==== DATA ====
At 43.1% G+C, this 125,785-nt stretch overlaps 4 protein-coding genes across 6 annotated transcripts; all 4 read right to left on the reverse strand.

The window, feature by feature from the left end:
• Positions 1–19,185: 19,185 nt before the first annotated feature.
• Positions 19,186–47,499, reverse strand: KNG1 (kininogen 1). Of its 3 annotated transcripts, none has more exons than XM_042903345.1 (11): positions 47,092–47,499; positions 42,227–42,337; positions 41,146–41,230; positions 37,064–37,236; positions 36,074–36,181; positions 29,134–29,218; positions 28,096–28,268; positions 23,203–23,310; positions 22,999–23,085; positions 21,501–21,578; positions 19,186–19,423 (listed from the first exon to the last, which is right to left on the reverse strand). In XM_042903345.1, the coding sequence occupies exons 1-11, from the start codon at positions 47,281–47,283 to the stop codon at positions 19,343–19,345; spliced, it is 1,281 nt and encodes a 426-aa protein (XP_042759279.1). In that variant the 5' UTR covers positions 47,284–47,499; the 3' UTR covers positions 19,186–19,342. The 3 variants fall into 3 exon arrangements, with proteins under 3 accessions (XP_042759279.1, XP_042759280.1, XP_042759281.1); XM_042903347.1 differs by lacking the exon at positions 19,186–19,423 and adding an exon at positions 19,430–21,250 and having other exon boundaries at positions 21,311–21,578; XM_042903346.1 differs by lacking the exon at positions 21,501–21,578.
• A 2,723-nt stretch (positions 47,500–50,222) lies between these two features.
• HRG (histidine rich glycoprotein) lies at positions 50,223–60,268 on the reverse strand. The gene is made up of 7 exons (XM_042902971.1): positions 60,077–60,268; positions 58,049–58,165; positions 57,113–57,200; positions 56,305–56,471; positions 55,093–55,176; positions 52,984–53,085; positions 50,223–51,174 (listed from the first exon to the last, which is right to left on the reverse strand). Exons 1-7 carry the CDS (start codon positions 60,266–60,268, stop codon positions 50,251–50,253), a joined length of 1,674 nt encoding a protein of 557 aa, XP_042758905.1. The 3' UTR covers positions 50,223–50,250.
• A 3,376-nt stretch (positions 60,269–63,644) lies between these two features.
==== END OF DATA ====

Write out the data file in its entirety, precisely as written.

At 43.1% G+C, this 125,785-nt stretch overlaps 4 protein-coding genes across 6 annotated transcripts; all 4 read right to left on the reverse strand.

The window, feature by feature from the left end:
• Positions 1–19,185: 19,185 nt before the first annotated feature.
• Positions 19,186–47,499, reverse strand: KNG1 (kininogen 1). Of its 3 annotated transcripts, none has more exons than XM_042903345.1 (11): positions 47,092–47,499; positions 42,227–42,337; positions 41,146–41,230; positions 37,064–37,236; positions 36,074–36,181; positions 29,134–29,218; positions 28,096–28,268; positions 23,203–23,310; positions 22,999–23,085; positions 21,501–21,578; positions 19,186–19,423 (listed from the first exon to the last, which is right to left on the reverse strand). In XM_042903345.1, the coding sequence occupies exons 1-11, from the start codon at positions 47,281–47,283 to the stop codon at positions 19,343–19,345; spliced, it is 1,281 nt and encodes a 426-aa protein (XP_042759279.1). In that variant the 5' UTR covers positions 47,284–47,499; the 3' UTR covers positions 19,186–19,342. The 3 variants fall into 3 exon arrangements, with proteins under 3 accessions (XP_042759279.1, XP_042759280.1, XP_042759281.1); XM_042903347.1 differs by lacking the exon at positions 19,186–19,423 and adding an exon at positions 19,430–21,250 and having other exon boundaries at positions 21,311–21,578; XM_042903346.1 differs by lacking the exon at positions 21,501–21,578.
• A 2,723-nt stretch (positions 47,500–50,222) lies between these two features.
• HRG (histidine rich glycoprotein) lies at positions 50,223–60,268 on the reverse strand. The gene is made up of 7 exons (XM_042902971.1): positions 60,077–60,268; positions 58,049–58,165; positions 57,113–57,200; positions 56,305–56,471; positions 55,093–55,176; positions 52,984–53,085; positions 50,223–51,174 (listed from the first exon to the last, which is right to left on the reverse strand). Exons 1-7 carry the CDS (start codon positions 60,266–60,268, stop codon positions 50,251–50,253), a joined length of 1,674 nt encoding a protein of 557 aa, XP_042758905.1. The 3' UTR covers positions 50,223–50,250.
• A 3,376-nt stretch (positions 60,269–63,644) lies between these two features.